[ 185 U.S. Page 386]

     them according to the recognized principles of law. And to what tribunal could a trust so momentous be more appropriately committed than to that which the people of the United States, in order to form a more perfect Union, establish justice and insure domestic tranquillity, have constituted with authority to speak for all the people and all the States, upon questions before it to which the judicial power of the nation extends? It would be difficult to suggest any reason why this court should have jurisdiction to determine questions of boundary between two or more States, but not jurisdiction of controversies of like character between the United States and a State." (p. 643.)

While the United States as a government may not be sued without its consent, yet with its consent it may be sued, and the judicial power of the United States extends to such a controversy. Indeed, the whole jurisdiction of the Court of Claims rests upon this proposition.

It may be said that the United States is not named as defendant, and therefore it cannot be considered a party to the controversy. It is true that it was at one time held that the Eleventh Amendment to the Constitution of the United States, which provides that "the judicial power of the United States shall not be construed to extend to any suit in law or equity commenced or prosecuted against one of the United States by citizens of another State, or by citizens or subjects of any foreign State," was applicable only to cases in which the State was named in the record as a party defendant. Osborn v. United States Bank, 9 Wheat. 738. But later rulings have modified that decision, and held that the amendment applies to any suit brought in name against an officer of the State, when "the State, though not named, is the real party against which the relief is asked, and the judgment will operate." In re Ayers, 123 U.S. 443. Of course, this statement has no reference to and does not include those cases in which officers of the United States are sued, in appropriate form, to compel them to perform some ministerial duty imposed upon them by law, and which they wrongfully neglect or refuse to perform. Such suits would not be deemed suits against the United States within the rule that the Government cannot be sued except by its consent, nor within the rule established in the Ayers case.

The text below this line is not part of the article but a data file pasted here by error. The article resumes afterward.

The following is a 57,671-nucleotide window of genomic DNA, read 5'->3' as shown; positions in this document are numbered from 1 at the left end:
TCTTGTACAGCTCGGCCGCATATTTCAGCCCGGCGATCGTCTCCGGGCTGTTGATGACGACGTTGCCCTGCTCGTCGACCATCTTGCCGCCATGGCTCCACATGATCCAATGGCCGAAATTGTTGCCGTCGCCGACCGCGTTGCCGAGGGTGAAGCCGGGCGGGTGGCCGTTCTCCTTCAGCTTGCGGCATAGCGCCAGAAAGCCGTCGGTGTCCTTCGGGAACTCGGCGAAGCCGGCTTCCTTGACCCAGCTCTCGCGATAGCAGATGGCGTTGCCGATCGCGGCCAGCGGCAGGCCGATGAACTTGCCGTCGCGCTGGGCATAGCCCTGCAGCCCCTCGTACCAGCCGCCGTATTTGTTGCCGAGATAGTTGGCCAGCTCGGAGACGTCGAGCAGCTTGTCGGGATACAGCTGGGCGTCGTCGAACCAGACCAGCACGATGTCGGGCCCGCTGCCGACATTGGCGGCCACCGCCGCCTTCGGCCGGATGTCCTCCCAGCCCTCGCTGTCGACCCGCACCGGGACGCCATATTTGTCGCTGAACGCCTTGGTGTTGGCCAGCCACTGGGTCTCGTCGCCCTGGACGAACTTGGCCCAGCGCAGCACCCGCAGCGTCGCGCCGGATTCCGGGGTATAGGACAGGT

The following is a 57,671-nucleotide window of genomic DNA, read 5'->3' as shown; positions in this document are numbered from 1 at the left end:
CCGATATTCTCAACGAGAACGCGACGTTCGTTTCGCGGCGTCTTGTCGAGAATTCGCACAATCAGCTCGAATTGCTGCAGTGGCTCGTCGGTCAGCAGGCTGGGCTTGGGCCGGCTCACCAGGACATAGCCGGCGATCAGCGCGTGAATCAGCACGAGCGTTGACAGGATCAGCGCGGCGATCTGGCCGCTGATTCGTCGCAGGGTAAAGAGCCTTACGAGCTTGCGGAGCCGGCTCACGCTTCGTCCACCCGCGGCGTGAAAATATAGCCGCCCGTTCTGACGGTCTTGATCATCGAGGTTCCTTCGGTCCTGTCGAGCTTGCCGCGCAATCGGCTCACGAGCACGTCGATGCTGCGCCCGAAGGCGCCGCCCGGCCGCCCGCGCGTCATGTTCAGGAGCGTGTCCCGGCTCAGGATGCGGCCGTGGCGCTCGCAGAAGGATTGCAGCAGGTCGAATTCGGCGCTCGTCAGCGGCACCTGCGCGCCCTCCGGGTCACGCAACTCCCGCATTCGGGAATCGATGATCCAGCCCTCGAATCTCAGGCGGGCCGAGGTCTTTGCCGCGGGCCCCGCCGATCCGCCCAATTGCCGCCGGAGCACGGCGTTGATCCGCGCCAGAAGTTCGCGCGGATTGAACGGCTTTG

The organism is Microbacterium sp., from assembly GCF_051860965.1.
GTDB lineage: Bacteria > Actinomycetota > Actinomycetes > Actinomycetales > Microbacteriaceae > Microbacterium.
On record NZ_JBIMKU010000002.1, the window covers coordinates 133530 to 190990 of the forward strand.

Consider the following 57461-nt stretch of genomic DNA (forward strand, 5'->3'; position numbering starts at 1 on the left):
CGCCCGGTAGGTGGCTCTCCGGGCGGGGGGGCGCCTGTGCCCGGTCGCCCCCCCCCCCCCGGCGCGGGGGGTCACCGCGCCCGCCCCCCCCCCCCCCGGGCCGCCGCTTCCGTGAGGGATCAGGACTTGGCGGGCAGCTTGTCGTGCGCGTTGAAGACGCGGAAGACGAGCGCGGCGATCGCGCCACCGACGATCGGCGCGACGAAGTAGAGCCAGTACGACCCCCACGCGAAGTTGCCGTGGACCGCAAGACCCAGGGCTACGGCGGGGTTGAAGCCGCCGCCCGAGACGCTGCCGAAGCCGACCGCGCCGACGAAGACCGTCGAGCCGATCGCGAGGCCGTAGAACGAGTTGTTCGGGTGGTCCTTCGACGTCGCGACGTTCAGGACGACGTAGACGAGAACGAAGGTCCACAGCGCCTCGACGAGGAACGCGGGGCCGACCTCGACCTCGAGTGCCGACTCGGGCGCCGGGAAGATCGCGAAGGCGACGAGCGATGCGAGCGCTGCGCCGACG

[ 185 U.S. Page 387]

     Now, the legal title to these lands is in the United States. The officers named as defendants have no interest in the lands or the proceeds thereof. The United States is proposing to sell them. This suit seeks to restrain the United States from such sale, to divest the Government of its title and vest it in the State. The United States is, therefore, the real party affected by the judgment and against which in fact it will operate, and the officers have no pecuniary interest in the matter. If whether a suit is one against a State is to be determined, not by the fact of the party named as defendant on the record, but by the result of the judgment or decree which may be entered, the same rule must apply to the United States. The question whether the United States is a party to a controversy is not determined by the merely nominal party on the record but by the question of the effect of the judgment or decree which can be entered.